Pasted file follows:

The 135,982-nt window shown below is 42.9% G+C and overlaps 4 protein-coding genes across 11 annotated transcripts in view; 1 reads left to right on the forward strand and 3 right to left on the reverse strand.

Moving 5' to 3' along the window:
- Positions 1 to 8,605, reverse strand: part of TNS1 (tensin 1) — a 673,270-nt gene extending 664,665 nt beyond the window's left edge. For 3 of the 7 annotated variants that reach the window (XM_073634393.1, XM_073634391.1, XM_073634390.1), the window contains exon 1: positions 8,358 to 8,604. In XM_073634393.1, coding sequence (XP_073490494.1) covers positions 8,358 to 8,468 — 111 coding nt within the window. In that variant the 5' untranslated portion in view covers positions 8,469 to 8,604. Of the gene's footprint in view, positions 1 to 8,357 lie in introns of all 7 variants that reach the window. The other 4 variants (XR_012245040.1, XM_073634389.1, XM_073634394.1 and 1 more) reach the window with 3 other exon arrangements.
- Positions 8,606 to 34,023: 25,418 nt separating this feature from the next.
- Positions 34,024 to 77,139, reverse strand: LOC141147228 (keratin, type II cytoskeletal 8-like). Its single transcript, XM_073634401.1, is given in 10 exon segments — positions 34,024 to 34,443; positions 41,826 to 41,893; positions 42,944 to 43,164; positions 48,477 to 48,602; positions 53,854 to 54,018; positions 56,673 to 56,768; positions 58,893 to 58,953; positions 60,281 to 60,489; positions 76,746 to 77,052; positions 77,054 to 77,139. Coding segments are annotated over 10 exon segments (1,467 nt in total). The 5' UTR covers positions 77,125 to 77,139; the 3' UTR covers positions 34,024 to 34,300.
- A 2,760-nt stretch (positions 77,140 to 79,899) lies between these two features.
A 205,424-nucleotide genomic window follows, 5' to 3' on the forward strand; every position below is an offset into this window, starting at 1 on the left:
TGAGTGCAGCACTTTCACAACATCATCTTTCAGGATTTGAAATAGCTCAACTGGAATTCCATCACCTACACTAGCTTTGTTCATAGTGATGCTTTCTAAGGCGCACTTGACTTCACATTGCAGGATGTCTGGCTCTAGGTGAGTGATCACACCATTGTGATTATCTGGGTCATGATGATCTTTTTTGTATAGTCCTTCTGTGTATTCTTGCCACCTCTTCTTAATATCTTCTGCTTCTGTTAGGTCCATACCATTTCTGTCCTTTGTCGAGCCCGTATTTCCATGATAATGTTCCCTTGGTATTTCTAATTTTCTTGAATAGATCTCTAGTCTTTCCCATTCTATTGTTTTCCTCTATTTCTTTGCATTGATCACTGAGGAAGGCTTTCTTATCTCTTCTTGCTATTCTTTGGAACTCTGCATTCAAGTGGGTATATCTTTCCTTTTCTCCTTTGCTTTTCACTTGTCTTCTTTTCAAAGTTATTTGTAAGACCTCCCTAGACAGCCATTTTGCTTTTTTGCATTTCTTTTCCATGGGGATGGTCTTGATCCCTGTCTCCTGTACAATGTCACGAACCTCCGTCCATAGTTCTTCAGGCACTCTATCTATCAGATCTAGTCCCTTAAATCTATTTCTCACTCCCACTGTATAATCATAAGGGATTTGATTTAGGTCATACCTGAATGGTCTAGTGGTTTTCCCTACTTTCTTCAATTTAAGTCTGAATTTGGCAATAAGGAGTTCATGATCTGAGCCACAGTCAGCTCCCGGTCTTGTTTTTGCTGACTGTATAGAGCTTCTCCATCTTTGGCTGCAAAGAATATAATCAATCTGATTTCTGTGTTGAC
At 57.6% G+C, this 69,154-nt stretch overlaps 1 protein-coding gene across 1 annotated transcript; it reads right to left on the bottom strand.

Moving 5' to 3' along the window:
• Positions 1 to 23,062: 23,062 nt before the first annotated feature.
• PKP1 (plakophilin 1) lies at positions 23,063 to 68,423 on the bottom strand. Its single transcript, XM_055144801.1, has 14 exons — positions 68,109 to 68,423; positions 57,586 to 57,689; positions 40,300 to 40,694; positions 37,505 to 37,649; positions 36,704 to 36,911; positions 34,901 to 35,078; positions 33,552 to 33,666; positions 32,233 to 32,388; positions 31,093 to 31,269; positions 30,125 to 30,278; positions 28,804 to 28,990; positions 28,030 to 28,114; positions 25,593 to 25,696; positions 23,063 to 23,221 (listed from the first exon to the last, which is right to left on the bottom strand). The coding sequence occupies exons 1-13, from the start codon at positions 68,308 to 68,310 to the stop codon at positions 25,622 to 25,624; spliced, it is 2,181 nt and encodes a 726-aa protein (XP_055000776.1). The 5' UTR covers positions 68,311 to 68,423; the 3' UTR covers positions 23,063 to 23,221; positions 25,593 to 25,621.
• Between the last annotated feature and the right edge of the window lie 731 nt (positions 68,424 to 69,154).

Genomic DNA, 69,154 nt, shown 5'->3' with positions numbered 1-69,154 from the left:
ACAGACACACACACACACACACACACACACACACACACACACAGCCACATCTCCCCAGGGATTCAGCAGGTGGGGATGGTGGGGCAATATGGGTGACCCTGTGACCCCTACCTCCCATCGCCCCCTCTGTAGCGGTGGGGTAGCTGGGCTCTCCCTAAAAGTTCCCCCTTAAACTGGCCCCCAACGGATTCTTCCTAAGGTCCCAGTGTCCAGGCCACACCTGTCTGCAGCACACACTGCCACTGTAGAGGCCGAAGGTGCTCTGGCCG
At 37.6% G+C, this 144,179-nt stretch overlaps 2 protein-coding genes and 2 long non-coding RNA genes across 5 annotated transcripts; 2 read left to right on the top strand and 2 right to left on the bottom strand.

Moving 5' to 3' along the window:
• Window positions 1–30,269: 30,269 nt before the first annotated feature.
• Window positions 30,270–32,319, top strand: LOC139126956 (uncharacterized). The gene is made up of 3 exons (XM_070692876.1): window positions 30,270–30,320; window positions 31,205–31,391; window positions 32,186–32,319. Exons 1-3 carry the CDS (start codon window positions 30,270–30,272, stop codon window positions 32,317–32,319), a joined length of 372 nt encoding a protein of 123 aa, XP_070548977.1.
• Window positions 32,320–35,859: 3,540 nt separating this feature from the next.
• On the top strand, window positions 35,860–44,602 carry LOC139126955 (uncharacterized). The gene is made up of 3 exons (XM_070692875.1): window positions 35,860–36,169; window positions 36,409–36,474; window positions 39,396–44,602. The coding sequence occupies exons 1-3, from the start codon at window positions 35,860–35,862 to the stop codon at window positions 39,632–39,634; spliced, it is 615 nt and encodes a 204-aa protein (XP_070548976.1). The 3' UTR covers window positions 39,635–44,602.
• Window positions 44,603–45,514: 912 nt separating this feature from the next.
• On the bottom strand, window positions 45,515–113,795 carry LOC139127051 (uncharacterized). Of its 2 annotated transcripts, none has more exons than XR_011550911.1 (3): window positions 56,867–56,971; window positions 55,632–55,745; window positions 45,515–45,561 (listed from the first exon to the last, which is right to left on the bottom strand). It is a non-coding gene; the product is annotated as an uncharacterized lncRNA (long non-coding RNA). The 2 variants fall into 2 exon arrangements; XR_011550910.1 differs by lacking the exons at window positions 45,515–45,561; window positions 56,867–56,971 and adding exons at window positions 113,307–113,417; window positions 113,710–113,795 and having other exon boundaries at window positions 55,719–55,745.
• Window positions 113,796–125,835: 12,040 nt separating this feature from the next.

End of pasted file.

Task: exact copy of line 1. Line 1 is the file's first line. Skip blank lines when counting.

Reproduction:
The 135,982-nt window shown below is 42.9% G+C and overlaps 4 protein-coding genes across 11 annotated transcripts in view; 1 reads left to right on the forward strand and 3 right to left on the reverse strand.